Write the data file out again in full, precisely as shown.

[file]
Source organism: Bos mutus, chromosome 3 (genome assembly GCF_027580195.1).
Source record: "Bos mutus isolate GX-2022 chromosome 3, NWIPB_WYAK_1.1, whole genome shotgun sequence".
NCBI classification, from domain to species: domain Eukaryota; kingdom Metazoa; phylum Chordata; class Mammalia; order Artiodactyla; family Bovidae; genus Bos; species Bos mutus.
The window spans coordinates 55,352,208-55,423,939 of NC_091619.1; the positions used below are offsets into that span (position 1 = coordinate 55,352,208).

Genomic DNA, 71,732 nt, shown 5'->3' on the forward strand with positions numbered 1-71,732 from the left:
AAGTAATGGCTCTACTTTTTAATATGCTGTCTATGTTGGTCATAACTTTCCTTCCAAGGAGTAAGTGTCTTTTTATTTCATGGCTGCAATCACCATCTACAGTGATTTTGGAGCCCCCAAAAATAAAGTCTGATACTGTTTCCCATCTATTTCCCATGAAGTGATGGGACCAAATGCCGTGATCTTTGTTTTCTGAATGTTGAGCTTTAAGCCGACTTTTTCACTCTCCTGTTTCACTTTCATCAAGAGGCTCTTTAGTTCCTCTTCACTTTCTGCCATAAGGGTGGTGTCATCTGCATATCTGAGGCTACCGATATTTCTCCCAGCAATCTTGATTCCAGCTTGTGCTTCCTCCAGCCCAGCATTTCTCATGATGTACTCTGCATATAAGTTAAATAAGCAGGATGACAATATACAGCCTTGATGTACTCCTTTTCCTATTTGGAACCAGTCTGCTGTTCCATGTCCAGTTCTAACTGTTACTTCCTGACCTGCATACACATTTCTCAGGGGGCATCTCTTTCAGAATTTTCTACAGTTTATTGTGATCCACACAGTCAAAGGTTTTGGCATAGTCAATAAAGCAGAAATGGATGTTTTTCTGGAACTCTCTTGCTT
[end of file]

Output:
Source organism: Bos mutus, chromosome 3 (genome assembly GCF_027580195.1).
Source record: "Bos mutus isolate GX-2022 chromosome 3, NWIPB_WYAK_1.1, whole genome shotgun sequence".
NCBI classification, from domain to species: domain Eukaryota; kingdom Metazoa; phylum Chordata; class Mammalia; order Artiodactyla; family Bovidae; genus Bos; species Bos mutus.
The window spans coordinates 55,352,208-55,423,939 of NC_091619.1; the positions used below are offsets into that span (position 1 = coordinate 55,352,208).

Genomic DNA, 71,732 nt, shown 5'->3' on the forward strand with positions numbered 1-71,732 from the left:
AAGTAATGGCTCTACTTTTTAATATGCTGTCTATGTTGGTCATAACTTTCCTTCCAAGGAGTAAGTGTCTTTTTATTTCATGGCTGCAATCACCATCTACAGTGATTTTGGAGCCCCCAAAAATAAAGTCTGATACTGTTTCCCATCTATTTCCCATGAAGTGATGGGACCAAATGCCGTGATCTTTGTTTTCTGAATGTTGAGCTTTAAGCCGACTTTTTCACTCTCCTGTTTCACTTTCATCAAGAGGCTCTTTAGTTCCTCTTCACTTTCTGCCATAAGGGTGGTGTCATCTGCATATCTGAGGCTACCGATATTTCTCCCAGCAATCTTGATTCCAGCTTGTGCTTCCTCCAGCCCAGCATTTCTCATGATGTACTCTGCATATAAGTTAAATAAGCAGGATGACAATATACAGCCTTGATGTACTCCTTTTCCTATTTGGAACCAGTCTGCTGTTCCATGTCCAGTTCTAACTGTTACTTCCTGACCTGCATACACATTTCTCAGGGGGCATCTCTTTCAGAATTTTCTACAGTTTATTGTGATCCACACAGTCAAAGGTTTTGGCATAGTCAATAAAGCAGAAATGGATGTTTTTCTGGAACTCTCTTGCTT